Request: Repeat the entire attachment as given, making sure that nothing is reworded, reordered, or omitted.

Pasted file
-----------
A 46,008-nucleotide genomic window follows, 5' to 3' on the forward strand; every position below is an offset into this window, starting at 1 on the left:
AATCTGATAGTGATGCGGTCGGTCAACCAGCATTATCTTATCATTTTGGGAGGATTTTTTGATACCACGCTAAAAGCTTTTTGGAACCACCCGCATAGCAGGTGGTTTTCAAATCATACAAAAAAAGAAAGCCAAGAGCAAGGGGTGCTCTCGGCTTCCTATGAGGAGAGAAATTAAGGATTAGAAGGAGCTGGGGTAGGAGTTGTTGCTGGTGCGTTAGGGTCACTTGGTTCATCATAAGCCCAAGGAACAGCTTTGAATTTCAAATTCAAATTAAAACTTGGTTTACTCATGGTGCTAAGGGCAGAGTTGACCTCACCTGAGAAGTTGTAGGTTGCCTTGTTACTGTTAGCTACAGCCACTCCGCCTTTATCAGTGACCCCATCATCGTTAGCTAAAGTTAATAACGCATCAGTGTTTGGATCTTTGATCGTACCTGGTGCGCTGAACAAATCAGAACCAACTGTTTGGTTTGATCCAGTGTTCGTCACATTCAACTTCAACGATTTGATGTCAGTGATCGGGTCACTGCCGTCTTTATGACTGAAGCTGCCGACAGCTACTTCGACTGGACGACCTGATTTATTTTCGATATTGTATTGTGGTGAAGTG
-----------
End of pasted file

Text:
A 46,008-nucleotide genomic window follows, 5' to 3' on the forward strand; every position below is an offset into this window, starting at 1 on the left:
AATCTGATAGTGATGCGGTCGGTCAACCAGCATTATCTTATCATTTTGGGAGGATTTTTTGATACCACGCTAAAAGCTTTTTGGAACCACCCGCATAGCAGGTGGTTTTCAAATCATACAAAAAAAGAAAGCCAAGAGCAAGGGGTGCTCTCGGCTTCCTATGAGGAGAGAAATTAAGGATTAGAAGGAGCTGGGGTAGGAGTTGTTGCTGGTGCGTTAGGGTCACTTGGTTCATCATAAGCCCAAGGAACAGCTTTGAATTTCAAATTCAAATTAAAACTTGGTTTACTCATGGTGCTAAGGGCAGAGTTGACCTCACCTGAGAAGTTGTAGGTTGCCTTGTTACTGTTAGCTACAGCCACTCCGCCTTTATCAGTGACCCCATCATCGTTAGCTAAAGTTAATAACGCATCAGTGTTTGGATCTTTGATCGTACCTGGTGCGCTGAACAAATCAGAACCAACTGTTTGGTTTGATCCAGTGTTCGTCACATTCAACTTCAACGATTTGATGTCAGTGATCGGGTCACTGCCGTCTTTATGACTGAAGCTGCCGACAGCTACTTCGACTGGACGACCTGATTTATTTTCGATATTGTATTGTGGTGAAGTG